The 1776 Project Money Airdrop

In the November 2021 elections, among the thousands of various local government positions up for grabs, nearly 400,000 students had their school boards turned upside-down by one political action committee—motivated by resentment about mask mandates, pandemic fatigue, and the critical race theory boogeyman.

If you’re a parent in any US public school district, odds are very good that you’ve had the opportunity to see some absolute craziness at your local school board meetings over the past year. If you didn’t like the crazy on display, I’ve got some very bad news for you: Those folks ran for school boards across the country, and a lot of them won. The reason that so many whackadoodles will be seated in school boards next year has very little to do with what they want to do to public schooling; it’s about money: more specifically, the direct connection between money spent and the number of voters that show up.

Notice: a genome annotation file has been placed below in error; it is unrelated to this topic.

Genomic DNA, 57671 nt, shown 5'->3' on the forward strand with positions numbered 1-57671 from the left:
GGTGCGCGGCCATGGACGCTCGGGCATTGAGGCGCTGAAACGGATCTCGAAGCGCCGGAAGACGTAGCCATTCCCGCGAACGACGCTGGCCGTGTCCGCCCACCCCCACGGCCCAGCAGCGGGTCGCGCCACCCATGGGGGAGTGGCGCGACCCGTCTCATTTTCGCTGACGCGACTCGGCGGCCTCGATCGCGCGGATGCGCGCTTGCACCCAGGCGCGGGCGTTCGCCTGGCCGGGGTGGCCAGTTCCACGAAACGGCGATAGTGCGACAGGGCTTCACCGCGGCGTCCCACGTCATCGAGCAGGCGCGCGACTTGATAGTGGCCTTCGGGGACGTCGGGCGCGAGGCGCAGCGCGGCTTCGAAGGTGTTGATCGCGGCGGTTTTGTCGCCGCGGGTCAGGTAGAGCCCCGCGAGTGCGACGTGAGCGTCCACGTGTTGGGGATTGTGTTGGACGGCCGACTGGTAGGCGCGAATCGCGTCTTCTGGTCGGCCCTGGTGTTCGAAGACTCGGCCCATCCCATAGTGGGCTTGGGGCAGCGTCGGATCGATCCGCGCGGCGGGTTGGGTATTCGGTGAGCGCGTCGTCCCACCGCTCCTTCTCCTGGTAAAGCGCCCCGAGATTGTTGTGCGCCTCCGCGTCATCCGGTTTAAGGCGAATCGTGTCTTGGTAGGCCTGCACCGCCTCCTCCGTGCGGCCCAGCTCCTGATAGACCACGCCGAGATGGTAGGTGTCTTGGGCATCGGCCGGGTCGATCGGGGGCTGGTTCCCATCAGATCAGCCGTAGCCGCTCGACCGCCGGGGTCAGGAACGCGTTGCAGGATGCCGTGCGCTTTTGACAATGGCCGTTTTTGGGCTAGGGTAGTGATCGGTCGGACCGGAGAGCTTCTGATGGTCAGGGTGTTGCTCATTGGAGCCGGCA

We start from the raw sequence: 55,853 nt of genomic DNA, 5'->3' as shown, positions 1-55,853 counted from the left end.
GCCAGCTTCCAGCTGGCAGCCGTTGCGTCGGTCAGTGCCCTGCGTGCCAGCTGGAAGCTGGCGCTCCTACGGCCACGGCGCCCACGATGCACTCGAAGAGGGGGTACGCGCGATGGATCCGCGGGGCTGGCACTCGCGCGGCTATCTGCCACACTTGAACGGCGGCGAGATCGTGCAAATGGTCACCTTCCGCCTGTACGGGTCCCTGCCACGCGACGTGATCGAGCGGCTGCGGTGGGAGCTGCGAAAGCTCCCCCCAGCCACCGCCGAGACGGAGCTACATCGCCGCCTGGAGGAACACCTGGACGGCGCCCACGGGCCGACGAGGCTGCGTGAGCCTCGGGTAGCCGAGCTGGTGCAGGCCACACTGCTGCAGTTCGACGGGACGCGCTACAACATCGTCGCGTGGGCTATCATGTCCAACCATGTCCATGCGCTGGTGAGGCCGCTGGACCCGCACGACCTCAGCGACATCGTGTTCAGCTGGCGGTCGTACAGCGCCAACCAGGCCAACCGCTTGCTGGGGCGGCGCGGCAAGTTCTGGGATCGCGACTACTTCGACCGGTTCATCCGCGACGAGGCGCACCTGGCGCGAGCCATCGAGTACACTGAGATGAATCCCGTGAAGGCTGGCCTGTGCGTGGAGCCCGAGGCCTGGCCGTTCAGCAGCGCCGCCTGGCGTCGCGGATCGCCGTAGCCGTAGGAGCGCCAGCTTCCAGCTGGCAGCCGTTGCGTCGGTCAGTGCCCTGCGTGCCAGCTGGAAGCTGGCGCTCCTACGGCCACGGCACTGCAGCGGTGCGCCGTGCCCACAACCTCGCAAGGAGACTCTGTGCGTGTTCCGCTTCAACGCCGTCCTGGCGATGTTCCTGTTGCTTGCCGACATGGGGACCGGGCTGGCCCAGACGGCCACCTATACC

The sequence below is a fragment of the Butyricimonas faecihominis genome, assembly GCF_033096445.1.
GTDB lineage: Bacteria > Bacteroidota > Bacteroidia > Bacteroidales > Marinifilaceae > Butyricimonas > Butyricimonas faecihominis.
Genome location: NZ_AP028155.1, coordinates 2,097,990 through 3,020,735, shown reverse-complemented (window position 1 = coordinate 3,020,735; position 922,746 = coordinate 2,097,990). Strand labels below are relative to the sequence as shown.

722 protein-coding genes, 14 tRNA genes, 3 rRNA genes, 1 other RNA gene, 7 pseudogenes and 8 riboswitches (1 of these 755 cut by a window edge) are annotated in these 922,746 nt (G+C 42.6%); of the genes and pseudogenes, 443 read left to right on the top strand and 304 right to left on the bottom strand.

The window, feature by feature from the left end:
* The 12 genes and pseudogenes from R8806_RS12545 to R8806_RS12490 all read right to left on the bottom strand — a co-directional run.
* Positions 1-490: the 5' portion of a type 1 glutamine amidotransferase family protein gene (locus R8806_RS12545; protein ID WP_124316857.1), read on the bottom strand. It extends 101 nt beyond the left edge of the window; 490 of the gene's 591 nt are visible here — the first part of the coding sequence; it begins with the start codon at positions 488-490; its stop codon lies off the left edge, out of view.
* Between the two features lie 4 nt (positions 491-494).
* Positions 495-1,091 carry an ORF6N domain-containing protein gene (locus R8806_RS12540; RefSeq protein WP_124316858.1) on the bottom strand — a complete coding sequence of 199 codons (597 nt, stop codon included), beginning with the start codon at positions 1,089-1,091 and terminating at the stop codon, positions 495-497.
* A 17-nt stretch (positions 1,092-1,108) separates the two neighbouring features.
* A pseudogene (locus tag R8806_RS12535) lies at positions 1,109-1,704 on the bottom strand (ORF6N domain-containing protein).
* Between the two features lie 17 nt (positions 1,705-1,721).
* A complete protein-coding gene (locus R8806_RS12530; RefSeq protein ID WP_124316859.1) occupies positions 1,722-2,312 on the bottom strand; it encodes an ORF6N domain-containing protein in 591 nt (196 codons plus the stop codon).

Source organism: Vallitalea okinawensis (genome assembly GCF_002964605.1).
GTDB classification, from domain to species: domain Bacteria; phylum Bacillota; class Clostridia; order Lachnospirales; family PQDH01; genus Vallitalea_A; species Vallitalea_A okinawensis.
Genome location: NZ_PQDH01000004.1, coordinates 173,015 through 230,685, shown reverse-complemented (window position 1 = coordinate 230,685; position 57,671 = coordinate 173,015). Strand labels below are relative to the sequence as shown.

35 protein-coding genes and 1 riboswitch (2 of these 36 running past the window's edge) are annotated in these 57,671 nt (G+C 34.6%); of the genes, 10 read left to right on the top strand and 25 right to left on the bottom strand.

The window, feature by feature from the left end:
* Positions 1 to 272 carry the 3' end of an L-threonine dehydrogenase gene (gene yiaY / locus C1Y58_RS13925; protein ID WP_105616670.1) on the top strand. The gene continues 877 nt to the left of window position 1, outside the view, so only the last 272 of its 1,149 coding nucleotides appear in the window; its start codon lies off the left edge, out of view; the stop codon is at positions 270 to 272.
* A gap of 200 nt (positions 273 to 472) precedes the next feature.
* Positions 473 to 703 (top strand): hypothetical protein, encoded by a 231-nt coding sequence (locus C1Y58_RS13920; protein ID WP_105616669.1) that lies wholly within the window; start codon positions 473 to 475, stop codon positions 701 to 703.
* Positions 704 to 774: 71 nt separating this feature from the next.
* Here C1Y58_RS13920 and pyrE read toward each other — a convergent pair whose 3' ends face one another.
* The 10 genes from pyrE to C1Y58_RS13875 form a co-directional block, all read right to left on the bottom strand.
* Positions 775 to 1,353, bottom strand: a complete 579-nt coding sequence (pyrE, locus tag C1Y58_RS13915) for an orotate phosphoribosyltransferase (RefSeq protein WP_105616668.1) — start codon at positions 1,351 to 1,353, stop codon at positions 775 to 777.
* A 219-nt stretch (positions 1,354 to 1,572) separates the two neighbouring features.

This election season, conservative political action committees used school board elections as a tool to keep angry voters angry and build momentum for the 2022 state and federal elections. This isn’t conspiracy theory; these PACs were saying the quiet part out loud for months leading up to the election. For a long time, masks and vaccines were useful tools for keeping voters riled up, but they shifted to critical race theory paranoia.

For example:

We are dedicated to electing school board members nationwide who want to reform our public education system by promoting patriotism and pride in American history. We are committed to abolishing critical race theory and The 1619 Project from the public school curriculum. -1776 Project PAC